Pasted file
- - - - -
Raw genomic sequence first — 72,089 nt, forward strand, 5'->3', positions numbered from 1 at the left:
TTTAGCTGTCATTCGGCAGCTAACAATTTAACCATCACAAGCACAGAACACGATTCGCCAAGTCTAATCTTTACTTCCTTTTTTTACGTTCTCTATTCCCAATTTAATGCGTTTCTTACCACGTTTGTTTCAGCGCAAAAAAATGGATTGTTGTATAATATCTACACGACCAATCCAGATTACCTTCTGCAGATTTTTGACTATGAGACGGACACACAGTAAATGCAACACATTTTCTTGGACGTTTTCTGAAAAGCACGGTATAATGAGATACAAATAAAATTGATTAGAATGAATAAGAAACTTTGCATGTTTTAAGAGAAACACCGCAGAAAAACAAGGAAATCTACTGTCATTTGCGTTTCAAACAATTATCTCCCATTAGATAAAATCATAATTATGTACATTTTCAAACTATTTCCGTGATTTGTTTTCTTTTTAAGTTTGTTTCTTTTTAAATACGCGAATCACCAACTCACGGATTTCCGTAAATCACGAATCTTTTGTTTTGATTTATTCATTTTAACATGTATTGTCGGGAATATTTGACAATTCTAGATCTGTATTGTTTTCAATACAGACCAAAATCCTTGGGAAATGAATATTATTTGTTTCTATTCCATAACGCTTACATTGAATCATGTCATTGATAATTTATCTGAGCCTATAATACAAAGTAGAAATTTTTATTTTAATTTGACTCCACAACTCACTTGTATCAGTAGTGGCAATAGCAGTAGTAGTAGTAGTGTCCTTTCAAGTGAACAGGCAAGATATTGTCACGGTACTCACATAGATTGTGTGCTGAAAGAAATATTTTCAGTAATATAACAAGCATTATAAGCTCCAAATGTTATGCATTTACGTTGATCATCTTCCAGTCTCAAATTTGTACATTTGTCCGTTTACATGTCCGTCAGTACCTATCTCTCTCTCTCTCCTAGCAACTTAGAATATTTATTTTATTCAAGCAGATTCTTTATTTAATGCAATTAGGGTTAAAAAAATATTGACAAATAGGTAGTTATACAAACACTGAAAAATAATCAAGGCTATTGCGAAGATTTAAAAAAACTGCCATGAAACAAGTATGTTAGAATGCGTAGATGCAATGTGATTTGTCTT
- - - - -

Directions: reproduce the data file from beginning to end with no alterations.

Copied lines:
Raw genomic sequence first — 72,089 nt, forward strand, 5'->3', positions numbered from 1 at the left:
TTTAGCTGTCATTCGGCAGCTAACAATTTAACCATCACAAGCACAGAACACGATTCGCCAAGTCTAATCTTTACTTCCTTTTTTTACGTTCTCTATTCCCAATTTAATGCGTTTCTTACCACGTTTGTTTCAGCGCAAAAAAATGGATTGTTGTATAATATCTACACGACCAATCCAGATTACCTTCTGCAGATTTTTGACTATGAGACGGACACACAGTAAATGCAACACATTTTCTTGGACGTTTTCTGAAAAGCACGGTATAATGAGATACAAATAAAATTGATTAGAATGAATAAGAAACTTTGCATGTTTTAAGAGAAACACCGCAGAAAAACAAGGAAATCTACTGTCATTTGCGTTTCAAACAATTATCTCCCATTAGATAAAATCATAATTATGTACATTTTCAAACTATTTCCGTGATTTGTTTTCTTTTTAAGTTTGTTTCTTTTTAAATACGCGAATCACCAACTCACGGATTTCCGTAAATCACGAATCTTTTGTTTTGATTTATTCATTTTAACATGTATTGTCGGGAATATTTGACAATTCTAGATCTGTATTGTTTTCAATACAGACCAAAATCCTTGGGAAATGAATATTATTTGTTTCTATTCCATAACGCTTACATTGAATCATGTCATTGATAATTTATCTGAGCCTATAATACAAAGTAGAAATTTTTATTTTAATTTGACTCCACAACTCACTTGTATCAGTAGTGGCAATAGCAGTAGTAGTAGTAGTGTCCTTTCAAGTGAACAGGCAAGATATTGTCACGGTACTCACATAGATTGTGTGCTGAAAGAAATATTTTCAGTAATATAACAAGCATTATAAGCTCCAAATGTTATGCATTTACGTTGATCATCTTCCAGTCTCAAATTTGTACATTTGTCCGTTTACATGTCCGTCAGTACCTATCTCTCTCTCTCTCCTAGCAACTTAGAATATTTATTTTATTCAAGCAGATTCTTTATTTAATGCAATTAGGGTTAAAAAAATATTGACAAATAGGTAGTTATACAAACACTGAAAAATAATCAAGGCTATTGCGAAGATTTAAAAAAACTGCCATGAAACAAGTATGTTAGAATGCGTAGATGCAATGTGATTTGTCTT